It’s been nearly a quarter-century since Edward Byrne, a 22-year-old rookie NYPD officer, was gunned down in cold blood while guarding the Queens home of a drug-case witness.
Now, as The Post’s Phil Messing reports, his four killers are coming up for their first parole hearing.
Many may have forgotten this heinous crime — which epitomized the crack-fueled lawlessness that then ruled the city’s streets.
But the parole board, which will hear their plea for freedom in November, must heed the urging of the trial judge that they are “not fit to live in our society” and should never be paroled.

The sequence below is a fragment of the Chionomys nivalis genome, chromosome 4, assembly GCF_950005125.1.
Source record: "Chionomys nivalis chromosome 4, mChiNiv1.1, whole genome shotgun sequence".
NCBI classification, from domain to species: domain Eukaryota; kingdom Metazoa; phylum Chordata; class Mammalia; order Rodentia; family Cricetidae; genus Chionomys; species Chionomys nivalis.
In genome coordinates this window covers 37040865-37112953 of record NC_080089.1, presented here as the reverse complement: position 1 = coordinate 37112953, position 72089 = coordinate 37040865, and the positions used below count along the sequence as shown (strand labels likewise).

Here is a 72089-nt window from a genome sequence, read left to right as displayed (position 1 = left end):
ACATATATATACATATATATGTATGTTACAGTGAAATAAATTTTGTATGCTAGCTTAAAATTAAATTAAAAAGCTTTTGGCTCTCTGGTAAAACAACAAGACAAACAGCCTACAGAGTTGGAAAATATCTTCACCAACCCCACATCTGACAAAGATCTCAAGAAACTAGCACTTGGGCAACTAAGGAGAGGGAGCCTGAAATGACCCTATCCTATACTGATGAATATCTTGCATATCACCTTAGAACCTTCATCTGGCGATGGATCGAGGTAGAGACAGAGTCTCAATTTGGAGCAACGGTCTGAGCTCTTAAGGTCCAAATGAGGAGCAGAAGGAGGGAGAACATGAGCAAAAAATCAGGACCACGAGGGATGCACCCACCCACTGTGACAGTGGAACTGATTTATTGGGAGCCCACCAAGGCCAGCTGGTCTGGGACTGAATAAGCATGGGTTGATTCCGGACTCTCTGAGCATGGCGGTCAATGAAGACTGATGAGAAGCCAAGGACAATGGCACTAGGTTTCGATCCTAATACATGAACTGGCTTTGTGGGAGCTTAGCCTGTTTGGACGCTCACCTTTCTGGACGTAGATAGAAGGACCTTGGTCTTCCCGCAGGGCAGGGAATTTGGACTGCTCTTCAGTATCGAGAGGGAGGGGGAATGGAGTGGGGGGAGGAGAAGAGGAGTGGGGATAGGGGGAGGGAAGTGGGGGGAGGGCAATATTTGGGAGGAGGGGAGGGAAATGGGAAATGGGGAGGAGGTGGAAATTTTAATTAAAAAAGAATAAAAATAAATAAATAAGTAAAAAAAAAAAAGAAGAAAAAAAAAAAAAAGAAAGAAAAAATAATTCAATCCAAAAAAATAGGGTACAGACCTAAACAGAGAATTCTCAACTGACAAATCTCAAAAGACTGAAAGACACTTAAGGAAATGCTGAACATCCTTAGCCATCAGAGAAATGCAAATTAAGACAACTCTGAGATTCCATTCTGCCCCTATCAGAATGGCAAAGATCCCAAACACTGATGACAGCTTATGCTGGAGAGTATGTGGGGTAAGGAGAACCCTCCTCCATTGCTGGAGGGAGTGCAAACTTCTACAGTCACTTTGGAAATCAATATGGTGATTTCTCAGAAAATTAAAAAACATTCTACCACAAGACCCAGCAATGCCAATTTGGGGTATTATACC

When Byrne was shot in the head five times at close range on Feb. 26, 1988, while sitting in a patrol car at Inwood Street and 107th Avenue in South Jamaica, it was national news.
Then-President Ronald Reagan personally called Byrne’s parents and vowed that the young cop’s “death will not have been in vain.” His successor, George H.W. Bush, displayed Byrne’s badge at the White House.